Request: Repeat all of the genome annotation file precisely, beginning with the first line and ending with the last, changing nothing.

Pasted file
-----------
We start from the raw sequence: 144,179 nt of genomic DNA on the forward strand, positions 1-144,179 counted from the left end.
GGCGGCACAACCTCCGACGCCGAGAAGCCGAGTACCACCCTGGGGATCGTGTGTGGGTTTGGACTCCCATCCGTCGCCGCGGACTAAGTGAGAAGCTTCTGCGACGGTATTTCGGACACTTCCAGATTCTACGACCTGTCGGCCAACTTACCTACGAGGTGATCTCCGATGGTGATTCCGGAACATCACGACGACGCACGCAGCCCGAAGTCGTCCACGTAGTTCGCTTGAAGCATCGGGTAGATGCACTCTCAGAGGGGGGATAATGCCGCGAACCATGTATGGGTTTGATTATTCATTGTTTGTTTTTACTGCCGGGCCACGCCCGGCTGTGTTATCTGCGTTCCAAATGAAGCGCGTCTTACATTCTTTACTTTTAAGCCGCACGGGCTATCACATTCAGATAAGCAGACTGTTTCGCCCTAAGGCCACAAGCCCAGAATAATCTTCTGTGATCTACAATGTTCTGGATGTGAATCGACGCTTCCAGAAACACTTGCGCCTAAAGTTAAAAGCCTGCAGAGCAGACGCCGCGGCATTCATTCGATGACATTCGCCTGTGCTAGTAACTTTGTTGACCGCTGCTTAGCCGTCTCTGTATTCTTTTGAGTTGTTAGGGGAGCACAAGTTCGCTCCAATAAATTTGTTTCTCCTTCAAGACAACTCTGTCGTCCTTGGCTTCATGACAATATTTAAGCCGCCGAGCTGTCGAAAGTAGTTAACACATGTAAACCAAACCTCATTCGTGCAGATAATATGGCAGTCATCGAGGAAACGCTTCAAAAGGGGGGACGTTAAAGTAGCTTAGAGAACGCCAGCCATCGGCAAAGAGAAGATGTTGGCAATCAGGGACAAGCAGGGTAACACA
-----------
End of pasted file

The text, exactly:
We start from the raw sequence: 144,179 nt of genomic DNA on the forward strand, positions 1-144,179 counted from the left end.
GGCGGCACAACCTCCGACGCCGAGAAGCCGAGTACCACCCTGGGGATCGTGTGTGGGTTTGGACTCCCATCCGTCGCCGCGGACTAAGTGAGAAGCTTCTGCGACGGTATTTCGGACACTTCCAGATTCTACGACCTGTCGGCCAACTTACCTACGAGGTGATCTCCGATGGTGATTCCGGAACATCACGACGACGCACGCAGCCCGAAGTCGTCCACGTAGTTCGCTTGAAGCATCGGGTAGATGCACTCTCAGAGGGGGGATAATGCCGCGAACCATGTATGGGTTTGATTATTCATTGTTTGTTTTTACTGCCGGGCCACGCCCGGCTGTGTTATCTGCGTTCCAAATGAAGCGCGTCTTACATTCTTTACTTTTAAGCCGCACGGGCTATCACATTCAGATAAGCAGACTGTTTCGCCCTAAGGCCACAAGCCCAGAATAATCTTCTGTGATCTACAATGTTCTGGATGTGAATCGACGCTTCCAGAAACACTTGCGCCTAAAGTTAAAAGCCTGCAGAGCAGACGCCGCGGCATTCATTCGATGACATTCGCCTGTGCTAGTAACTTTGTTGACCGCTGCTTAGCCGTCTCTGTATTCTTTTGAGTTGTTAGGGGAGCACAAGTTCGCTCCAATAAATTTGTTTCTCCTTCAAGACAACTCTGTCGTCCTTGGCTTCATGACAATATTTAAGCCGCCGAGCTGTCGAAAGTAGTTAACACATGTAAACCAAACCTCATTCGTGCAGATAATATGGCAGTCATCGAGGAAACGCTTCAAAAGGGGGGACGTTAAAGTAGCTTAGAGAACGCCAGCCATCGGCAAAGAGAAGATGTTGGCAATCAGGGACAAGCAGGGTAACACA